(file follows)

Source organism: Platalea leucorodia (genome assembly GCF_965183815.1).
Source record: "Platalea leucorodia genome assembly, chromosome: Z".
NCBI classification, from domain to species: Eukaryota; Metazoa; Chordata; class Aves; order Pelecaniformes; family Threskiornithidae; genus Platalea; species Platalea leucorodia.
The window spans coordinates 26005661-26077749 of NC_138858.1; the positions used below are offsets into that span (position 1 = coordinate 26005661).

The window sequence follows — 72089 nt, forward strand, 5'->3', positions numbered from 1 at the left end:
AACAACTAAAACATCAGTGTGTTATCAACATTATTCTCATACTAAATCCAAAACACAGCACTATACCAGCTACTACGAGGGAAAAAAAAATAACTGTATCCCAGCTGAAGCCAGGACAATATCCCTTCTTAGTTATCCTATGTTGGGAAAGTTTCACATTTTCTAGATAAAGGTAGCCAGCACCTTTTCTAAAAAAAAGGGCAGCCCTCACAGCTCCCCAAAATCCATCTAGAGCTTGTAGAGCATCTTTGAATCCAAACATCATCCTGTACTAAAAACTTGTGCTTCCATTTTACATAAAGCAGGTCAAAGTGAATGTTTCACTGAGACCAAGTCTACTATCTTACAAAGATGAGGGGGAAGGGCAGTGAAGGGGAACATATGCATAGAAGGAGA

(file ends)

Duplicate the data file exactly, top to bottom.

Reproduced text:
Source organism: Platalea leucorodia (genome assembly GCF_965183815.1).
Source record: "Platalea leucorodia genome assembly, chromosome: Z".
NCBI classification, from domain to species: Eukaryota; Metazoa; Chordata; class Aves; order Pelecaniformes; family Threskiornithidae; genus Platalea; species Platalea leucorodia.
The window spans coordinates 26005661-26077749 of NC_138858.1; the positions used below are offsets into that span (position 1 = coordinate 26005661).

The window sequence follows — 72089 nt, forward strand, 5'->3', positions numbered from 1 at the left end:
AACAACTAAAACATCAGTGTGTTATCAACATTATTCTCATACTAAATCCAAAACACAGCACTATACCAGCTACTACGAGGGAAAAAAAAATAACTGTATCCCAGCTGAAGCCAGGACAATATCCCTTCTTAGTTATCCTATGTTGGGAAAGTTTCACATTTTCTAGATAAAGGTAGCCAGCACCTTTTCTAAAAAAAAGGGCAGCCCTCACAGCTCCCCAAAATCCATCTAGAGCTTGTAGAGCATCTTTGAATCCAAACATCATCCTGTACTAAAAACTTGTGCTTCCATTTTACATAAAGCAGGTCAAAGTGAATGTTTCACTGAGACCAAGTCTACTATCTTACAAAGATGAGGGGGAAGGGCAGTGAAGGGGAACATATGCATAGAAGGAGA